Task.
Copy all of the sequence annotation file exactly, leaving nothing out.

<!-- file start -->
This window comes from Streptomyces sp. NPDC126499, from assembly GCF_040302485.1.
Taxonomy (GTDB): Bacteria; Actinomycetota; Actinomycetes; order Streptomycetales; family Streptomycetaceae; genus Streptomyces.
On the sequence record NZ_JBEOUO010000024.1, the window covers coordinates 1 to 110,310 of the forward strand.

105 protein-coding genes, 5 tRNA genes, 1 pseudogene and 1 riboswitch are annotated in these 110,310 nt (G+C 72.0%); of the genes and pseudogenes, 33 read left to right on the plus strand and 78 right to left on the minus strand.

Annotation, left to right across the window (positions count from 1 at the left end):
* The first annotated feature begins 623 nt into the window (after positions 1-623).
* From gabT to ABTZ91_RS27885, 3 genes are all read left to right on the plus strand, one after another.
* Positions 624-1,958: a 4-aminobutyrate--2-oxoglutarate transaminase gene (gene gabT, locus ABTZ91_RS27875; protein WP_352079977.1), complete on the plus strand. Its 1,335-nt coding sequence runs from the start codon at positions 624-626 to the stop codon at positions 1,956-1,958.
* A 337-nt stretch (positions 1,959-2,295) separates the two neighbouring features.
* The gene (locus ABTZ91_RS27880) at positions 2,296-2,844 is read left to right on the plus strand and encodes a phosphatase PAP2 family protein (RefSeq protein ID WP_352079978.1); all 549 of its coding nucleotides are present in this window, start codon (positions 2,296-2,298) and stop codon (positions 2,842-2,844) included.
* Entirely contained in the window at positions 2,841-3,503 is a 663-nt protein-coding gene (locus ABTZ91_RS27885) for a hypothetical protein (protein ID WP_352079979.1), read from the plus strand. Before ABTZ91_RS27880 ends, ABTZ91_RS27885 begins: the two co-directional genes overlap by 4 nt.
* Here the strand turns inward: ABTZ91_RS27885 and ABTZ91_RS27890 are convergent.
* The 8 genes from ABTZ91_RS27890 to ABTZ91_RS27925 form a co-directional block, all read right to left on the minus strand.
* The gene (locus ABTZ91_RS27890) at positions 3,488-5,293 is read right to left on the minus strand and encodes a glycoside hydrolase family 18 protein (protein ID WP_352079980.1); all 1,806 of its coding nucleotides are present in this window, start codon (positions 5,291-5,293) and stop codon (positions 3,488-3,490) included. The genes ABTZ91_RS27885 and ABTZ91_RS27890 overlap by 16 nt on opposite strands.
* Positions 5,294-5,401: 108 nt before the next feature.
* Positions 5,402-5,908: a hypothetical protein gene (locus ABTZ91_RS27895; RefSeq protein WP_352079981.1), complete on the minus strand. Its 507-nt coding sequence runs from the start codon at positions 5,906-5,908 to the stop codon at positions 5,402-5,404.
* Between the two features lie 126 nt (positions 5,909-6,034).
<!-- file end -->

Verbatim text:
This window comes from Streptomyces sp. NPDC126499, from assembly GCF_040302485.1.
Taxonomy (GTDB): Bacteria; Actinomycetota; Actinomycetes; order Streptomycetales; family Streptomycetaceae; genus Streptomyces.
On the sequence record NZ_JBEOUO010000024.1, the window covers coordinates 1 to 110,310 of the forward strand.

105 protein-coding genes, 5 tRNA genes, 1 pseudogene and 1 riboswitch are annotated in these 110,310 nt (G+C 72.0%); of the genes and pseudogenes, 33 read left to right on the plus strand and 78 right to left on the minus strand.

Annotation, left to right across the window (positions count from 1 at the left end):
* The first annotated feature begins 623 nt into the window (after positions 1-623).
* From gabT to ABTZ91_RS27885, 3 genes are all read left to right on the plus strand, one after another.
* Positions 624-1,958: a 4-aminobutyrate--2-oxoglutarate transaminase gene (gene gabT, locus ABTZ91_RS27875; protein WP_352079977.1), complete on the plus strand. Its 1,335-nt coding sequence runs from the start codon at positions 624-626 to the stop codon at positions 1,956-1,958.
* A 337-nt stretch (positions 1,959-2,295) separates the two neighbouring features.
* The gene (locus ABTZ91_RS27880) at positions 2,296-2,844 is read left to right on the plus strand and encodes a phosphatase PAP2 family protein (RefSeq protein ID WP_352079978.1); all 549 of its coding nucleotides are present in this window, start codon (positions 2,296-2,298) and stop codon (positions 2,842-2,844) included.
* Entirely contained in the window at positions 2,841-3,503 is a 663-nt protein-coding gene (locus ABTZ91_RS27885) for a hypothetical protein (protein ID WP_352079979.1), read from the plus strand. Before ABTZ91_RS27880 ends, ABTZ91_RS27885 begins: the two co-directional genes overlap by 4 nt.
* Here the strand turns inward: ABTZ91_RS27885 and ABTZ91_RS27890 are convergent.
* The 8 genes from ABTZ91_RS27890 to ABTZ91_RS27925 form a co-directional block, all read right to left on the minus strand.
* The gene (locus ABTZ91_RS27890) at positions 3,488-5,293 is read right to left on the minus strand and encodes a glycoside hydrolase family 18 protein (protein ID WP_352079980.1); all 1,806 of its coding nucleotides are present in this window, start codon (positions 5,291-5,293) and stop codon (positions 3,488-3,490) included. The genes ABTZ91_RS27885 and ABTZ91_RS27890 overlap by 16 nt on opposite strands.
* Positions 5,294-5,401: 108 nt before the next feature.
* Positions 5,402-5,908: a hypothetical protein gene (locus ABTZ91_RS27895; RefSeq protein WP_352079981.1), complete on the minus strand. Its 507-nt coding sequence runs from the start codon at positions 5,906-5,908 to the stop codon at positions 5,402-5,404.
* Between the two features lie 126 nt (positions 5,909-6,034).